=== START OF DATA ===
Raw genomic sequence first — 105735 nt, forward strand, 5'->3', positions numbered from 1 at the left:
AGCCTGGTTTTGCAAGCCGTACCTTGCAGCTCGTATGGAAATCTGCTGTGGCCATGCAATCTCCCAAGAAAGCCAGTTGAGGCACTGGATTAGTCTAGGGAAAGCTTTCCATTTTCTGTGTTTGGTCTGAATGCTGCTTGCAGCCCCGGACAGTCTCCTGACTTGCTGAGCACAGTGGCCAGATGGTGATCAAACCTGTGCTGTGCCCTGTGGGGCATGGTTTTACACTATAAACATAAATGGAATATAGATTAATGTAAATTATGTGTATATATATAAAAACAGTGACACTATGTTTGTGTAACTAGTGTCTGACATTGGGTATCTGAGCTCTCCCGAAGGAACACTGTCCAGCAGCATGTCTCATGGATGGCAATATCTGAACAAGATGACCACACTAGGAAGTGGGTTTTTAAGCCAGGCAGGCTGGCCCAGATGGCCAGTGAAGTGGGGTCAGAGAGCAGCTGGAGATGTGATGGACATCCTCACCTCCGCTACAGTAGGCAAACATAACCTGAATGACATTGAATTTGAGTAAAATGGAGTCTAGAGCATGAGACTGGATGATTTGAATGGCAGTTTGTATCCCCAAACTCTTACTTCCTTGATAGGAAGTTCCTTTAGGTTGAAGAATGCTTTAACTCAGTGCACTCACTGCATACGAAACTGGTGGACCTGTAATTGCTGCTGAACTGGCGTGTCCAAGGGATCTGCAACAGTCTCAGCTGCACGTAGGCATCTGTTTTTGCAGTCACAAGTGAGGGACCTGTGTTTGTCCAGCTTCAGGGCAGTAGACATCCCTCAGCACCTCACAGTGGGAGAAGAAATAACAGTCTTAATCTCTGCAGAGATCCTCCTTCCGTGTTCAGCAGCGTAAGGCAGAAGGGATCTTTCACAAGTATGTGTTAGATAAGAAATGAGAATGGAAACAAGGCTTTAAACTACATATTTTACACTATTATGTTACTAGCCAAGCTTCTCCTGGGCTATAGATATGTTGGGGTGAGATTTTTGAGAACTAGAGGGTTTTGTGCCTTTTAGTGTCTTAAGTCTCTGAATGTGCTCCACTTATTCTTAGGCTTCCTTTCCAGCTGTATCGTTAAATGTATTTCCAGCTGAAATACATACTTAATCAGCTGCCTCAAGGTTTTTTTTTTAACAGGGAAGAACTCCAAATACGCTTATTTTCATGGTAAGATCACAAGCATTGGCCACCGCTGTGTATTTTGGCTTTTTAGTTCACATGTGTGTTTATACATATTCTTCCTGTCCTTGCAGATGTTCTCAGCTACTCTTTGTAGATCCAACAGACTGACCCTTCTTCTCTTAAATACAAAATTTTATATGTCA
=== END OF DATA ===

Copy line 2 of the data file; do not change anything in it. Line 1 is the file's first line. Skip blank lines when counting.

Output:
AGCCTGGTTTTGCAAGCCGTACCTTGCAGCTCGTATGGAAATCTGCTGTGGCCATGCAATCTCCCAAGAAAGCCAGTTGAGGCACTGGATTAGTCTAGGGAAAGCTTTCCATTTTCTGTGTTTGGTCTGAATGCTGCTTGCAGCCCCGGACAGTCTCCTGACTTGCTGAGCACAGTGGCCAGATGGTGATCAAACCTGTGCTGTGCCCTGTGGGGCATGGTTTTACACTATAAACATAAATGGAATATAGATTAATGTAAATTATGTGTATATATATAAAAACAGTGACACTATGTTTGTGTAACTAGTGTCTGACATTGGGTATCTGAGCTCTCCCGAAGGAACACTGTCCAGCAGCATGTCTCATGGATGGCAATATCTGAACAAGATGACCACACTAGGAAGTGGGTTTTTAAGCCAGGCAGGCTGGCCCAGATGGCCAGTGAAGTGGGGTCAGAGAGCAGCTGGAGATGTGATGGACATCCTCACCTCCGCTACAGTAGGCAAACATAACCTGAATGACATTGAATTTGAGTAAAATGGAGTCTAGAGCATGAGACTGGATGATTTGAATGGCAGTTTGTATCCCCAAACTCTTACTTCCTTGATAGGAAGTTCCTTTAGGTTGAAGAATGCTTTAACTCAGTGCACTCACTGCATACGAAACTGGTGGACCTGTAATTGCTGCTGAACTGGCGTGTCCAAGGGATCTGCAACAGTCTCAGCTGCACGTAGGCATCTGTTTTTGCAGTCACAAGTGAGGGACCTGTGTTTGTCCAGCTTCAGGGCAGTAGACATCCCTCAGCACCTCACAGTGGGAGAAGAAATAACAGTCTTAATCTCTGCAGAGATCCTCCTTCCGTGTTCAGCAGCGTAAGGCAGAAGGGATCTTTCACAAGTATGTGTTAGATAAGAAATGAGAATGGAAACAAGGCTTTAAACTACATATTTTACACTATTATGTTACTAGCCAAGCTTCTCCTGGGCTATAGATATGTTGGGGTGAGATTTTTGAGAACTAGAGGGTTTTGTGCCTTTTAGTGTCTTAAGTCTCTGAATGTGCTCCACTTATTCTTAGGCTTCCTTTCCAGCTGTATCGTTAAATGTATTTCCAGCTGAAATACATACTTAATCAGCTGCCTCAAGGTTTTTTTTTTAACAGGGAAGAACTCCAAATACGCTTATTTTCATGGTAAGATCACAAGCATTGGCCACCGCTGTGTATTTTGGCTTTTTAGTTCACATGTGTGTTTATACATATTCTTCCTGTCCTTGCAGATGTTCTCAGCTACTCTTTGTAGATCCAACAGACTGACCCTTCTTCTCTTAAATACAAAATTTTATATGTCA